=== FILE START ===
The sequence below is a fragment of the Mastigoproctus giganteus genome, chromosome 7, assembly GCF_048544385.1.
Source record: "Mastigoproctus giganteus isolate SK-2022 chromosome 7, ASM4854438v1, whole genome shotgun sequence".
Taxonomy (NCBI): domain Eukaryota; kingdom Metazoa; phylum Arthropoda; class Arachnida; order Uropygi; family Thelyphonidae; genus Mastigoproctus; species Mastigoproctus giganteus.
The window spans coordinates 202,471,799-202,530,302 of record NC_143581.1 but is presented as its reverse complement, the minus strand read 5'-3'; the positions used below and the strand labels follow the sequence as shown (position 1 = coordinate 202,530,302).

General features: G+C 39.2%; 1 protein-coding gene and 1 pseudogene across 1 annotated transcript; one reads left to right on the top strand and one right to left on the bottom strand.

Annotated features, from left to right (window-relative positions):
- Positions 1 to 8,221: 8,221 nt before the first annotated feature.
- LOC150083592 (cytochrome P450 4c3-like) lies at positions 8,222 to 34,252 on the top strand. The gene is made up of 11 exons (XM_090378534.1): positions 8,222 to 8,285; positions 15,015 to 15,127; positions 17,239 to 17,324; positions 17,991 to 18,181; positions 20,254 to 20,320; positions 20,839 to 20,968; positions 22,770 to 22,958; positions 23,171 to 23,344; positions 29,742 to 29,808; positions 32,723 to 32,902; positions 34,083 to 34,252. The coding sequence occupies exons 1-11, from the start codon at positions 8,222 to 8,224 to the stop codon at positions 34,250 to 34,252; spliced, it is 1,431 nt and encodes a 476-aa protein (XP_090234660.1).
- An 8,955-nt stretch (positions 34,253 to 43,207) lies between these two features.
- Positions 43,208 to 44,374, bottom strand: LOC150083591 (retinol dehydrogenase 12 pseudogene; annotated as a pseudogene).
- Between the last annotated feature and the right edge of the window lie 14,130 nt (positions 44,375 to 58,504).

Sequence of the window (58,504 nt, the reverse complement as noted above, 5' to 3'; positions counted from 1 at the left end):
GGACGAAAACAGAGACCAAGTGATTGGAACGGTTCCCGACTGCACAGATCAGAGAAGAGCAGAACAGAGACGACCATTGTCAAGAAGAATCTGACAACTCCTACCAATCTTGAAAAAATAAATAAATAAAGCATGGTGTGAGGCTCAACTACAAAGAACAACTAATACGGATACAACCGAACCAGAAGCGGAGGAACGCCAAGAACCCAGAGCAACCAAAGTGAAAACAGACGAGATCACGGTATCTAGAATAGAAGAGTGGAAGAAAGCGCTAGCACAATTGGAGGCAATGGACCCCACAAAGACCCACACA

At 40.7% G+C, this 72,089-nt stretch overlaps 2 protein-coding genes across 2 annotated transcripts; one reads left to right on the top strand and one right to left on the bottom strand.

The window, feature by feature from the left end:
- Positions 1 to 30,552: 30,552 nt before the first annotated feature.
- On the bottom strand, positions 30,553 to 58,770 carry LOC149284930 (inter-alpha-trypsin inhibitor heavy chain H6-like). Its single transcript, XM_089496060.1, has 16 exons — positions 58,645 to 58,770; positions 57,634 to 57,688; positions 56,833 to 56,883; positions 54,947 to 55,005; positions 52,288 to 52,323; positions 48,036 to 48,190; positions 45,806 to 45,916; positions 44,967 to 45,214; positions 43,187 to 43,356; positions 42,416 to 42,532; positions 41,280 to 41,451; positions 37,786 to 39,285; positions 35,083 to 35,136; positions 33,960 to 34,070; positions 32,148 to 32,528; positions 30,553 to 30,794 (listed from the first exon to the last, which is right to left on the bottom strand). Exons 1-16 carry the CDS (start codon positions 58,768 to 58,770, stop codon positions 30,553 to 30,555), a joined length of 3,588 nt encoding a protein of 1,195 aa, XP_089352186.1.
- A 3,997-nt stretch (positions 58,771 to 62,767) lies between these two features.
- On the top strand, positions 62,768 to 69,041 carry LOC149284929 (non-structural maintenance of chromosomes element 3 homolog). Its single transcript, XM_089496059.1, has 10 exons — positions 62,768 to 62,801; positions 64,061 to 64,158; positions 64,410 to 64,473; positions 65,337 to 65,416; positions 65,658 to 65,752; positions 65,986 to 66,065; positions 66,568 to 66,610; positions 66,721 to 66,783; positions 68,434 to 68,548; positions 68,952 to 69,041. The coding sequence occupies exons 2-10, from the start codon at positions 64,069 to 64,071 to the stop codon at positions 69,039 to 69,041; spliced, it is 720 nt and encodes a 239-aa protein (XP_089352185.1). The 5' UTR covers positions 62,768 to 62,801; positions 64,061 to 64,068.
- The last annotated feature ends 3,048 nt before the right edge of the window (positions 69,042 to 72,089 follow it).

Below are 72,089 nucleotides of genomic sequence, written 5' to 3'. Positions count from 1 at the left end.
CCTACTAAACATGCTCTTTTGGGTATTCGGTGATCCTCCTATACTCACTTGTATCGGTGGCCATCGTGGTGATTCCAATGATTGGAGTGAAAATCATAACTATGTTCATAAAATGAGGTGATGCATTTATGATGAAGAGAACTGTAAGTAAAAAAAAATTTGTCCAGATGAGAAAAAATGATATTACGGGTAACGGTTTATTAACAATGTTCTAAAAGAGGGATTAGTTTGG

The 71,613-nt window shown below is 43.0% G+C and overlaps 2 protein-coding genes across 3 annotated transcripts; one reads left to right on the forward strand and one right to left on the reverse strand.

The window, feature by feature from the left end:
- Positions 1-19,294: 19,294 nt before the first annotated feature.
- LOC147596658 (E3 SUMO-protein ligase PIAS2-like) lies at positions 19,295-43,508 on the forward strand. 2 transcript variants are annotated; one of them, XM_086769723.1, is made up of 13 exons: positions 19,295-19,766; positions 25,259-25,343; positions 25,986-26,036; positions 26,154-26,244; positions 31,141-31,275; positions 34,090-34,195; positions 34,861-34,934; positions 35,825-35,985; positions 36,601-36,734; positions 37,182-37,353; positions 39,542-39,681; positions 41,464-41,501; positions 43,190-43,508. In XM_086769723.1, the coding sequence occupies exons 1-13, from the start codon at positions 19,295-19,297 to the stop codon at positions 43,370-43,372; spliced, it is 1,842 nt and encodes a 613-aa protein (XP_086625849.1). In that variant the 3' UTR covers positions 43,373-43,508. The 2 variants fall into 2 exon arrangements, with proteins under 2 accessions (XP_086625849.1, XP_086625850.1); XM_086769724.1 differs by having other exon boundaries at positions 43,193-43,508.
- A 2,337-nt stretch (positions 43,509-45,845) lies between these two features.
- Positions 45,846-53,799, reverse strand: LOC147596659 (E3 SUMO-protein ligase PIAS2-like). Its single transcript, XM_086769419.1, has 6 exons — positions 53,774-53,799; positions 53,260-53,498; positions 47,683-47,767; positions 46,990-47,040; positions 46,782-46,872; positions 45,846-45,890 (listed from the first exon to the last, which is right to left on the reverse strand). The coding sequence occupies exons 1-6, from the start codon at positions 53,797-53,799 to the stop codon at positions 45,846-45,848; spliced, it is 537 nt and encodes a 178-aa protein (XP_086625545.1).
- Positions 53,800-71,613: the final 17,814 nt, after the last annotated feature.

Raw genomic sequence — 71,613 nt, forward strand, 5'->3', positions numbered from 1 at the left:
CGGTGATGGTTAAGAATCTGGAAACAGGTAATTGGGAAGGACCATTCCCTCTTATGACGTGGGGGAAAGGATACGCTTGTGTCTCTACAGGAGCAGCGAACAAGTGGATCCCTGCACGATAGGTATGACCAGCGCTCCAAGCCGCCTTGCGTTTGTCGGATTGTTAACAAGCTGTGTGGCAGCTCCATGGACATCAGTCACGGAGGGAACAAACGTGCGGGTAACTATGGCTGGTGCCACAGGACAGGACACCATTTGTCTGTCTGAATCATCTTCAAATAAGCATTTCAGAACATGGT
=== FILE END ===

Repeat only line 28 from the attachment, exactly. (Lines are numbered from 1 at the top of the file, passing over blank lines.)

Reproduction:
- Positions 45,846-53,799, reverse strand: LOC147596659 (E3 SUMO-protein ligase PIAS2-like). Its single transcript, XM_086769419.1, has 6 exons — positions 53,774-53,799; positions 53,260-53,498; positions 47,683-47,767; positions 46,990-47,040; positions 46,782-46,872; positions 45,846-45,890 (listed from the first exon to the last, which is right to left on the reverse strand). The coding sequence occupies exons 1-6, from the start codon at positions 53,797-53,799 to the stop codon at positions 45,846-45,848; spliced, it is 537 nt and encodes a 178-aa protein (XP_086625545.1).